In 1877, Navy officers of the Medical, Pay, and Engineer Corps, chaplains, professors of mathematics, and naval constructors were authorised to retire with the relative rank but not the pay of a commodore, if they retired after 45 years of service, or at the age of 62 after at least 40 years of service. This was meant to reward long service in a staff corps with a higher rank on the retired list than could be attained on the active list, since the only staff corps officers with ranks higher than captain were the bureau chiefs. Staff corps officers continued to retire with the rank of commodore even after the grade was abolished in 1899. In 1916, the rank of rear admiral was established on the active list for all staff corps officers except chaplains and professors of mathematics, weakening the original rationale for this promotion by making flag rank more attainable. The retirement age was increased to 64 and staff corps officers were given the pay of their rank, so officers who retired with the rank of commodore now received its retired pay as well.
A staff corps officer’s right to retire as a commodore could even survive the demise of his staff corps. In 1925, retired line officer Frank W. Bartlett, originally an officer in the Engineer Corps, successfully argued that he should have been retired as a commodore instead of a captain, even though he had transferred to the line along with the rest of the Engineer Corps in 1899.
Lieutenants Retired as Commodores
Although intended for captains, the wording of the law allowed staff corps officers of any rank to retire as a commodore after enough years of service. In 1913, two civilian professors at the Naval Academy, Nathaniel M. Terry and W. Woolsey Johnson, were commissioned by special act of Congress in the grade of professor of mathematics with the rank of lieutenant. When Terry retired in 1917, his combined service as civilian professor and commissioned officer in the Corps of Professors of Mathematics exceeded 45 years, so he was placed on the retired list with the rank of commodore and a pay raise, since the retired pay of a commodore exceeded his active-duty pay as a lieutenant. Johnson received the same four-grade promotion from lieutenant to commodore when he retired in 1921.
Two lieutenants in the Pay Corps and Construction Corps were promoted to commodore when they retired after more than 40 years of mostly enlisted service. After 38 years as a paymaster’s clerk or chief pay clerk, Edward F. Delaney received an emergency commission during World War I as an assistant paymaster with the rank of ensign, rising to passed assistant paymaster with the rank of lieutenant by 1922, when he retired at the age of 64 with a promotion to commodore. Ellis W. Craig was commissioned as a naval constructor with the rank of lieutenant in 1921 and retired as a commodore in 1924, after only 3 years as a commissioned officer and 39 years as an enlisted man, warrant officer, or chief warrant officer. The Comptroller General of the United States argued that the law “was not designed to establish the military monstrosity of requiring the promotion to the flag rank of commodore of one who had served practically all his career in the Navy in a grade ranking with but after ensign” and tried to void both promotions, but was overruled by the Court of Claims.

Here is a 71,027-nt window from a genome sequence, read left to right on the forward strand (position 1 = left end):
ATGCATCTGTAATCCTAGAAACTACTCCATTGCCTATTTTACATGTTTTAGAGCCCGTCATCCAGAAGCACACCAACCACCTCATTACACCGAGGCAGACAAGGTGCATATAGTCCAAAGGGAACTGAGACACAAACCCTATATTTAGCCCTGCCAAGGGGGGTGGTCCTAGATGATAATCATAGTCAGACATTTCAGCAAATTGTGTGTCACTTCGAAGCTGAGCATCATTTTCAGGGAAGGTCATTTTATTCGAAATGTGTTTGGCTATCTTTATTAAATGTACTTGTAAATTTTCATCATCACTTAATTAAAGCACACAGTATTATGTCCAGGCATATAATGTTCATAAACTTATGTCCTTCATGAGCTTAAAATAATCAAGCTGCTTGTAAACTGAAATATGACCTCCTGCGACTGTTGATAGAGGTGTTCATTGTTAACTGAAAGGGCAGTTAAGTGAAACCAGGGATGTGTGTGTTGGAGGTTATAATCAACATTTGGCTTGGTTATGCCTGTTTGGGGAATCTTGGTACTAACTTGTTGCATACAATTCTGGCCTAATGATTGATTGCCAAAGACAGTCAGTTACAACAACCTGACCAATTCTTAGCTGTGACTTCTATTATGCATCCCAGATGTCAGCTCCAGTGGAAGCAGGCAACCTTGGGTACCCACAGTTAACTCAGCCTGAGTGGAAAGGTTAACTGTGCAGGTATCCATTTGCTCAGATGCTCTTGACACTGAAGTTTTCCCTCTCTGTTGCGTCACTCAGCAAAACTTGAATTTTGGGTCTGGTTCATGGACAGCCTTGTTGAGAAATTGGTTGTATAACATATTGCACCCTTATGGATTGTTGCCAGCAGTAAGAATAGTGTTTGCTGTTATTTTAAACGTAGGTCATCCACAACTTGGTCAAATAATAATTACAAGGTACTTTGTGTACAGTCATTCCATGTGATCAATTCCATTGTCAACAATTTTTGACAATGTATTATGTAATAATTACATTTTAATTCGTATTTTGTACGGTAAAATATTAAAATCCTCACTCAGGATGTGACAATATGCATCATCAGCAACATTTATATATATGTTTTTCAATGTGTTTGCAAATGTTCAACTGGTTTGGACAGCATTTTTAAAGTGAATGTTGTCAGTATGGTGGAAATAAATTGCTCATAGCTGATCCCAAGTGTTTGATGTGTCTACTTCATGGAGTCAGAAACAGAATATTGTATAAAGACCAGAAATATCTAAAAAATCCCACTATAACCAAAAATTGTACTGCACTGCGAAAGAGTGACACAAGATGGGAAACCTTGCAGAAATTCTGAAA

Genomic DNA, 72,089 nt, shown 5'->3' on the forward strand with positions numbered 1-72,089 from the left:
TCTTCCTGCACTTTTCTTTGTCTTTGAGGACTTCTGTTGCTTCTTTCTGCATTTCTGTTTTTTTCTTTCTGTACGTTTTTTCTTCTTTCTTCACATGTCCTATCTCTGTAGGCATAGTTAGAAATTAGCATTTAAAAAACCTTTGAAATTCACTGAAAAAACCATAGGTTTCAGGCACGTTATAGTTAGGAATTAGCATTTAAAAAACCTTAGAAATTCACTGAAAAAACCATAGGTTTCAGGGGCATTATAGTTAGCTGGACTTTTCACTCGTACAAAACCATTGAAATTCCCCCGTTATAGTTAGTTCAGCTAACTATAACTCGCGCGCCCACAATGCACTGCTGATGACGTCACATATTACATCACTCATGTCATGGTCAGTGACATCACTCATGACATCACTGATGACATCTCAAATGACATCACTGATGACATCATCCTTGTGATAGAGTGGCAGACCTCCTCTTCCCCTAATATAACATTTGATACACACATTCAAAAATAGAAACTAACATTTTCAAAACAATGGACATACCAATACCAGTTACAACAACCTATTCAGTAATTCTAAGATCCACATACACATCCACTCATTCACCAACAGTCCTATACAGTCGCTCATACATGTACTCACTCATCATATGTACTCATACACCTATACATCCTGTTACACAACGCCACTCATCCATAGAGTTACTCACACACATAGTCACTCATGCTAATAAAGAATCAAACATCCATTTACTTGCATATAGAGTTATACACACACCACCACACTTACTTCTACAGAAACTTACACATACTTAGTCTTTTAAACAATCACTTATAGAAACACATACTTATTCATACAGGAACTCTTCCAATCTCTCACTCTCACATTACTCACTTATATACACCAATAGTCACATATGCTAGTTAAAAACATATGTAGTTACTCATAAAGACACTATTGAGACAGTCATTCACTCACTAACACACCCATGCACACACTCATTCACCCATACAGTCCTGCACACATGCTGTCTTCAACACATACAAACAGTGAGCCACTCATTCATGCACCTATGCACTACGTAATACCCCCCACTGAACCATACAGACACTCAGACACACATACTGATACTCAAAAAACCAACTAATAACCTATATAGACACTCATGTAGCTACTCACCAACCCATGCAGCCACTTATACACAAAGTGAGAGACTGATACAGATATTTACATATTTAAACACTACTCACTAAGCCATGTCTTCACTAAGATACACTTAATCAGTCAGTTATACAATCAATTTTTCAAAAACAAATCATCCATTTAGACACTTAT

After the Attorney General of the United States confirmed that Terry was entitled to his tombstone promotion, the Navy began appealing for Congress to stop lieutenants from retiring as commodores. In 1925, Congress closed the loophole by specifying that only captains could retire as commodores. The law was repealed altogether in 1926 except for the Corps of Professors of Mathematics, which was scheduled to dissolve when its last commissioned professor retired, since new appointments in that corps had been halted in 1916. The Officer Personnel Act of 1947 repealed this law even for professors of mathematics, all of whom were long since retired.
Marine Corps Colonels with 40 Years of Service
The 1916 naval appropriation act authorised Marine Corps colonels to retire as brigadier generals after 45 years of service, or after 40 years of service if they retired at age 64, mirroring the tombstone promotion to commodore in Navy staff corps.
No Marine Corps colonel then on the active list had served long enough to qualify for this promotion yet, but a number of senior Army colonels did have more than 40 years of service already. Army chief of staff Hugh L. Scott asked Congress to give the same promotion to the Army, since:
“otherwise the Army becomes the object of comparison with what may seem to be the more favored branch of Congress”.
Instead, the 1917 naval appropriation act simply withdrew the tombstone promotion from the Marine Corps, only nine months after it was extended.
Coast Guard Officers with 40 Years of Service
In 1923, Coast Guard officers with 40 years of service were authorised to retire with the rank and retired pay of the next higher grade. For captains, the next higher grade for this purpose was commodore, until it was changed retroactively to rear admiral (lower half) in 1937.
Like Navy staff corps during the nineteenth century, the Coast Guard was so small that its officers had little chance of reaching flag rank or even captain, so the promotion was meant as an incentive for officers to complete a full 40-year career. Flag grades did not exist in the Coast Guard, whose commandant held only the ex officio rank of rear admiral and reverted to his permanent grade of captain upon leaving office, so a tombstone promotion was the only way Coast Guard officers could retire with the same rank and pay as officers with comparable length of service in the much larger Navy.
Only 21 Coast Guard officers received this type of promotion. In 1947, flag grades were established in the Coast Guard, giving its officers the same promotion opportunities as their Navy counterparts, so at the Coast Guard’s request, Congress repealed the 40-year tombstone promotion when it codified the various Coast Guard statutes into positive law in 1949.